If a binary star happens to orbit in a plane along our line of sight, its components will eclipse and transit each other; these pairs are called eclipsing binaries, or, as they are detected by their changes in brightness during eclipses and transits, photometric binaries.

Solar eclipse

solar eclipsessolareclipse
The term eclipse is most often used to describe either a solar eclipse, when the Moon's shadow crosses the Earth's surface, or a lunar eclipse, when the Moon moves into the Earth's shadow. The type of solar eclipse that happens during each season (whether total, annular, hybrid, or partial) depends on apparent sizes of the Sun and Moon.
In a total eclipse, the disk of the Sun is fully obscured by the Moon.

Mursili's eclipse

launches a campaign
Mursili's eclipse
It is now more commonly identified as the one of 24 June 1312, which was visible in totality in northern Anatolia in the afternoon.

Orbital node

Nodeascending nodenodes
Because the orbital plane of the Moon is tilted with respect to the orbital plane of the Earth (the ecliptic), eclipses can occur only when the Moon is close to the intersection of these two planes (the nodes).
Eclipse

Ole Rømer

Ole Christensen RømerOlaus RoemerRoemer, Olaus
Ole Rømer deduced that the delay was caused by the time needed for light to travel from Jupiter to the Earth.
Rømer observed immersions in C from the symmetric positions F and G, to avoid confusing eclipses (Io shadowed by Jupiter from C to D) and occultations (Io hidden behind Jupiter at various angles).

Transit of Deimos from Mars

transits of Deimostransit of Deimos
Sun - Deimos - Mars: Transit of Deimos from Mars | Solar eclipses on Mars
The event could also be referred to as a partial eclipse of the Sun by Deimos.

Variable star

variablevariable starsvariability
The result is a type of extrinsic variable star system called an eclipsing binary.
When seen from certain angles, one star may eclipse the other, causing a reduction in brightness.

Astronomical object

celestial bodiescelestial bodycelestial object
An eclipse is an astronomical event that occurs when an astronomical object is temporarily obscured, either by passing into the shadow of another body or by having another body pass between it and the viewer.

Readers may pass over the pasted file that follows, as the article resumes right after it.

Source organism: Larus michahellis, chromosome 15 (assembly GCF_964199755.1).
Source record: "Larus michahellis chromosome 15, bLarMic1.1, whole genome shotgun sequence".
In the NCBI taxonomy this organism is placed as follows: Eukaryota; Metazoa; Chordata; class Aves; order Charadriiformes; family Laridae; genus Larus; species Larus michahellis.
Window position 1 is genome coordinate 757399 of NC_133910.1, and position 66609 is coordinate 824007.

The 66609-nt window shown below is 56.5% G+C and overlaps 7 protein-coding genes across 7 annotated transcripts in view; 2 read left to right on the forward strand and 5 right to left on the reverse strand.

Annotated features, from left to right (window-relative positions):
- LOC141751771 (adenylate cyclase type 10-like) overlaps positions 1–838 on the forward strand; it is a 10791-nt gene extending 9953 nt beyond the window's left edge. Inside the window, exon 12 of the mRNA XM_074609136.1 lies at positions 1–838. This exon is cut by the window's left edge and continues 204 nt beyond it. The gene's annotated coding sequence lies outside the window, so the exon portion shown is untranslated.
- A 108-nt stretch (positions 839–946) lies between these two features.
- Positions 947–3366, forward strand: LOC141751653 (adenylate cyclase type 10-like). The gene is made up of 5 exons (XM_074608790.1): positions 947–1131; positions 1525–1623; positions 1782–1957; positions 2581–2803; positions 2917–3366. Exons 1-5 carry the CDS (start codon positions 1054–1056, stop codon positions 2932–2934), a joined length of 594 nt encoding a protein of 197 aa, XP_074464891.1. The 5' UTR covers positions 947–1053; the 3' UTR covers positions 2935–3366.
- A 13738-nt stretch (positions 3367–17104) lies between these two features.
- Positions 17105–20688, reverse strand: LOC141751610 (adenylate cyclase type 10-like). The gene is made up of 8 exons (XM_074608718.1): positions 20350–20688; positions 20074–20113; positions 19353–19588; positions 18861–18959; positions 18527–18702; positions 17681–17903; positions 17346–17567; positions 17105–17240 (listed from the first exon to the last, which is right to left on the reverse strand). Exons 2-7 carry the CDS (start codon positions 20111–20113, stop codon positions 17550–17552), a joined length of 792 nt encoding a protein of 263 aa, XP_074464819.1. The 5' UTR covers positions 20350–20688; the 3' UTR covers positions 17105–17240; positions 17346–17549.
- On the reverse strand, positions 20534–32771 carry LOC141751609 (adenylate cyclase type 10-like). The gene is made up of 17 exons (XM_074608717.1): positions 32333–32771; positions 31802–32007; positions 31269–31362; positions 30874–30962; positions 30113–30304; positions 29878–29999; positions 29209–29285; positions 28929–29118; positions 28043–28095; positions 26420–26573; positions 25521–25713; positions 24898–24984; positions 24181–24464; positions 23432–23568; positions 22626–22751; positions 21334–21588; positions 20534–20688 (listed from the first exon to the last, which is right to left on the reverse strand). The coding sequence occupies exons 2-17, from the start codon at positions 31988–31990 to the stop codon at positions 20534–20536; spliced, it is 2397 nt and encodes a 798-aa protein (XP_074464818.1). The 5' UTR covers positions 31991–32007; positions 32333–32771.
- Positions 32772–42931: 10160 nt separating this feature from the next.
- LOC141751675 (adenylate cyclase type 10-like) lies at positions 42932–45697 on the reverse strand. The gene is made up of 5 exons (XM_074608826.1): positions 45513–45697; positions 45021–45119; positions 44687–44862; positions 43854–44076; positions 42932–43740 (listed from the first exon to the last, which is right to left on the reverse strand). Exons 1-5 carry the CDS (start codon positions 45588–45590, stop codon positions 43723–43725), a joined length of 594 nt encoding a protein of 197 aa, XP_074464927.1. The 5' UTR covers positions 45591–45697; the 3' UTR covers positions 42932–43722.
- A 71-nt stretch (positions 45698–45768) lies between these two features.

Occultation

occultedoccultsocculting
An eclipse is the result of either an occultation (completely hidden) or a transit (partially hidden).

Angular diameter

apparent diameterangular sizeapparent size
The type of solar eclipse that happens during each season (whether total, annular, hybrid, or partial) depends on apparent sizes of the Sun and Moon.

Ancient Greek

GreekClassical GreekGr.
The term is derived from the ancient Greek noun ἔκλειψις (ékleipsis), which means "the abandonment", "the downfall", or "the darkening of a heavenly body", which is derived from the verb ἐκλείπω (ekleípō) which means "to abandon", "to darken", or "to cease to exist," a combination of prefix ἐκ- (ek-), from preposition ἐκ (ek), "out," and of verb λείπω (leípō), "to be absent".

Earth

terrestrialworldGlobal
For Earth, on average L is equal to 1.384 km, which is much larger than the Moon's semimajor axis of 3.844 km. Hence the umbral cone of the Earth can completely envelop the Moon during a lunar eclipse.

Kilometre

kmkilometerkilometers
For Earth, on average L is equal to 1.384 km, which is much larger than the Moon's semimajor axis of 3.844 km. Hence the umbral cone of the Earth can completely envelop the Moon during a lunar eclipse.

Semi-major and semi-minor axes

semi-major axissemimajor axissemi-major axes
For Earth, on average L is equal to 1.384 km, which is much larger than the Moon's semimajor axis of 3.844 km. Hence the umbral cone of the Earth can completely envelop the Moon during a lunar eclipse.

Refraction

refractedrefractiverefract
If the occulting object has an atmosphere, however, some of the luminosity of the star can be refracted into the volume of the umbra.

Red

Redscolor redScarlet
This occurs, for example, during an eclipse of the Moon by the Earth—producing a faint, ruddy illumination of the Moon even at totality.